Turbo-charging Europe's car battery industry
Stockholm (AFP) - Swedish start-up Northvolt Wednesday announced it had secured funding, in large part from Volkswagen, for Europe’s biggest car battery factory, set to rival electric carmaker Tesla’s US “Gigafactory”.
The battery producer said it had completed a $1 billion equity capital raise, led by Volkswagen and Goldman Sachs, alongside BMW, Swedish pension fund AMF, insurer Folksam and the IMAS Foundation, part of the IKEA Group.
“Today is not only a great milestone for Northvolt, it also marks a key moment for Europe that clearly shows that we are ready to compete in the coming wave of electrification,” Peter Carlsson, CEO of Northvolt, said in a statement.
The company did not specify how much capital the different investors were providing, and added that the transaction needed the approval of the Swedish Competition Authority.
According to a separate statement by Volkswagen, the German carmaker would be aquiring a 20 percent stake of Northvolt and would have one seat on its board.
In 2017 Northvolt announced plans for battery factory “Northvolt Ett”, to employ between 2000 to 2500 people and be located in Skelleftea, a coastal town in Sweden’s industrial north-east.
The European Investment Bank gave an in-principle approval of a loan of 350 million euro ($396.2 million) to Northvolt in May of this year, and together with the additional funds raised the company said the “establishment of the initial 16 GWh of lithium-ion battery cell manufacturing capacity at Northvolt Ett is enabled”.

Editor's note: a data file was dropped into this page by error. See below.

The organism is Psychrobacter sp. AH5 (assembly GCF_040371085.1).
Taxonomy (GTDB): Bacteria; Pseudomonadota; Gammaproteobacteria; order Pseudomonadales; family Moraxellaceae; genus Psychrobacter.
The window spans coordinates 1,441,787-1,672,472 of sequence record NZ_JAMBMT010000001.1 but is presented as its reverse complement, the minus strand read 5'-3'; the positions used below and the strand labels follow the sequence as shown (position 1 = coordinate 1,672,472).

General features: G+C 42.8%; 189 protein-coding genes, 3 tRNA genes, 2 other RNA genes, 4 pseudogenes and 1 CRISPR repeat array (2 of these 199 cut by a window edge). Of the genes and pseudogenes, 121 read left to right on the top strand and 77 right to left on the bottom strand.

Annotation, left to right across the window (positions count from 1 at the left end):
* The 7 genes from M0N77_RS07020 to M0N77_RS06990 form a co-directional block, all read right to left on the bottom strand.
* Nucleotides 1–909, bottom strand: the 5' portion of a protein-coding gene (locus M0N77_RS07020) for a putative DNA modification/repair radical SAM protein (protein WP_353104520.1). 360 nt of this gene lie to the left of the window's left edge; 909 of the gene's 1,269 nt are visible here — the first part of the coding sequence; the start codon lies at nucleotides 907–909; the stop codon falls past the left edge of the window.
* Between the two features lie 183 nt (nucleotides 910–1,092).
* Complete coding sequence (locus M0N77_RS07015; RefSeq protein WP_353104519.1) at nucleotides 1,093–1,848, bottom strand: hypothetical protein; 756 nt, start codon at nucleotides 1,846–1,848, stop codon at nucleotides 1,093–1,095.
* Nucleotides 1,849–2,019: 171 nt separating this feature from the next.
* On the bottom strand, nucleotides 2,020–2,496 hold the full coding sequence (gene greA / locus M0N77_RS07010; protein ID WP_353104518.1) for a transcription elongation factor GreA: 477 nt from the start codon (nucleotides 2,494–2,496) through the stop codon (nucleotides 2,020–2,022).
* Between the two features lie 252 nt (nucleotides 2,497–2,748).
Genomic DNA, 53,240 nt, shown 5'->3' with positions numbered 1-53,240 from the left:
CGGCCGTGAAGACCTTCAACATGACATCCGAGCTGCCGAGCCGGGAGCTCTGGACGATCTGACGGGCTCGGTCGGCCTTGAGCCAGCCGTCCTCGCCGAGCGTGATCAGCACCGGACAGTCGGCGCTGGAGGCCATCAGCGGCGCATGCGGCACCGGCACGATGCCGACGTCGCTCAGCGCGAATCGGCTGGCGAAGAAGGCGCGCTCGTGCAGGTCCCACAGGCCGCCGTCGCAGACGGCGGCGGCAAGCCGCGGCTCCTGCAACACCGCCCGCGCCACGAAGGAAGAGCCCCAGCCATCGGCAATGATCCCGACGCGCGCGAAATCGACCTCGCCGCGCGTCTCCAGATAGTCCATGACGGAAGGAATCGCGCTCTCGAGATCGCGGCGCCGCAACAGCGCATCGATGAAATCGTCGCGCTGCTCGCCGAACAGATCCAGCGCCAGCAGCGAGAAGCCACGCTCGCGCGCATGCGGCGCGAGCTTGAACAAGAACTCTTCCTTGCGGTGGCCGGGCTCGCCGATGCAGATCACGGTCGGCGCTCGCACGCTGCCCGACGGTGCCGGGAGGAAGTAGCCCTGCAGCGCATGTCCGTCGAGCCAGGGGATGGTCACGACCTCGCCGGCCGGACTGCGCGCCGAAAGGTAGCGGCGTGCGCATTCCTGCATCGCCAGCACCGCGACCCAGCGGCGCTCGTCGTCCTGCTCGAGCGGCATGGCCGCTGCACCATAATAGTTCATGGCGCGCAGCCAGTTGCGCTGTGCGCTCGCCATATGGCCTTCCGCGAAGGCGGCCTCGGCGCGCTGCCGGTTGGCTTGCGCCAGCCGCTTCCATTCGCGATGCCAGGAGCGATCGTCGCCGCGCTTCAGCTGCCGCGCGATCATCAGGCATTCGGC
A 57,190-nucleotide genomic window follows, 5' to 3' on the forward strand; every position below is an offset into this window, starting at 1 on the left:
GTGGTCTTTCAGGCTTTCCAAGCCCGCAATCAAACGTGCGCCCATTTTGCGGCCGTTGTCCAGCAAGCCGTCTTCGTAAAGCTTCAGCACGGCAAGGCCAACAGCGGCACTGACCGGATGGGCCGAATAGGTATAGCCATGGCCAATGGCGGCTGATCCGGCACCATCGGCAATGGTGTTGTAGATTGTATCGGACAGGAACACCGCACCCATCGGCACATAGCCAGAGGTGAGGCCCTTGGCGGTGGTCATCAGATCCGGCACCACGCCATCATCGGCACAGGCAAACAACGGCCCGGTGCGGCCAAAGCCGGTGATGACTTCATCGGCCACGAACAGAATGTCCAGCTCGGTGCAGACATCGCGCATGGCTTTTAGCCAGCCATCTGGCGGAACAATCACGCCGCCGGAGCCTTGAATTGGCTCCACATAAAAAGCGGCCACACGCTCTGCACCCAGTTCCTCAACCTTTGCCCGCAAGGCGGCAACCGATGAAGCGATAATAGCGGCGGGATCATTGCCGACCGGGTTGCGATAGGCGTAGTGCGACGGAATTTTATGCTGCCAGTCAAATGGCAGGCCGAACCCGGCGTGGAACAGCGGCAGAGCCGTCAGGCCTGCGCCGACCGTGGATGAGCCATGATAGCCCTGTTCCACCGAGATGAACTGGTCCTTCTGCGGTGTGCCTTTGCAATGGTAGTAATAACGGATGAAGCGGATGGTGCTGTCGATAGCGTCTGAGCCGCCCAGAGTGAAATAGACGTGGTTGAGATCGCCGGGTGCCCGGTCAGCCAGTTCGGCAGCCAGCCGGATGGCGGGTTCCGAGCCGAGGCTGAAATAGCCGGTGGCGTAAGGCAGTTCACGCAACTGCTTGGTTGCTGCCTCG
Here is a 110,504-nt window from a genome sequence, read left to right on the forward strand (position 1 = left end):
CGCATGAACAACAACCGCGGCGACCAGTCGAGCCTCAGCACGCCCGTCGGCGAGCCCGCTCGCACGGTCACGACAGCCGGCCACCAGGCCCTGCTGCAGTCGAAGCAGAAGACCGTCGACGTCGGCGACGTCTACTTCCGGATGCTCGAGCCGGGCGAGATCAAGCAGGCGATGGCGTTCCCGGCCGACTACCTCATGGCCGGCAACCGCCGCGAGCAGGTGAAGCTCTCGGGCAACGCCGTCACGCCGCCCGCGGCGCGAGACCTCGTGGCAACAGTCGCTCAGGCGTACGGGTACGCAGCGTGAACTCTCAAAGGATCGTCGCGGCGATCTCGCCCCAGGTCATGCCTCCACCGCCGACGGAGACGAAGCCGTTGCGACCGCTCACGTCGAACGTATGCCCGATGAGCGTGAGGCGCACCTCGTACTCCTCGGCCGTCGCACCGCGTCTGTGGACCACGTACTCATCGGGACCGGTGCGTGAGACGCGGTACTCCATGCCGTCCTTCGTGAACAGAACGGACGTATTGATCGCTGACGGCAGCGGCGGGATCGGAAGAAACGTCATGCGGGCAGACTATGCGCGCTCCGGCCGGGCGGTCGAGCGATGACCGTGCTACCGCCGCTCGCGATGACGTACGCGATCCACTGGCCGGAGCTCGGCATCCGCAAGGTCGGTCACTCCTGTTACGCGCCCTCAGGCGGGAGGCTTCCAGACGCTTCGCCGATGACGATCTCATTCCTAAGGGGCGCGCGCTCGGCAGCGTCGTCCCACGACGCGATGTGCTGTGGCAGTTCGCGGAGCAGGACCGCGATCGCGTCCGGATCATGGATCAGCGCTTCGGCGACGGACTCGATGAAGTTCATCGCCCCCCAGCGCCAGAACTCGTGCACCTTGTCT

Construction work is scheduled to commence in August and large scale production is estimated to begin in 2021.
Northvolt also said that it was also planning on setting up a joint venture with Volkswagen to build another battery factory in Salzgitter, Germany.
In May, Volkswagen already announced it would spend close to one billion euros ($1.1 billion) building a factory for battery cells in Salzgitter.
Production of the individual cells that make up the massive batteries for electric vehicles is seen by politicians and some businesspeople as key to keeping Europe competitive in carmaking.
German economy minister Peter Altmaier has promised one billion euros of public support to consortiums planning to build the cells in Germany and the wider European Union, while France has offered 700 million.
Volkswagen and Northvolt are members of one such research consortium stretching across seven EU nations.
But Asian firms, which enjoy a headstart in battery tech, are already gearing up to supply an expected surge of electric vehicles from European factories.
One major example is China’s CATL, which plans a battery plant in Erfurt, eastern Germany to rival Tesla’s production site.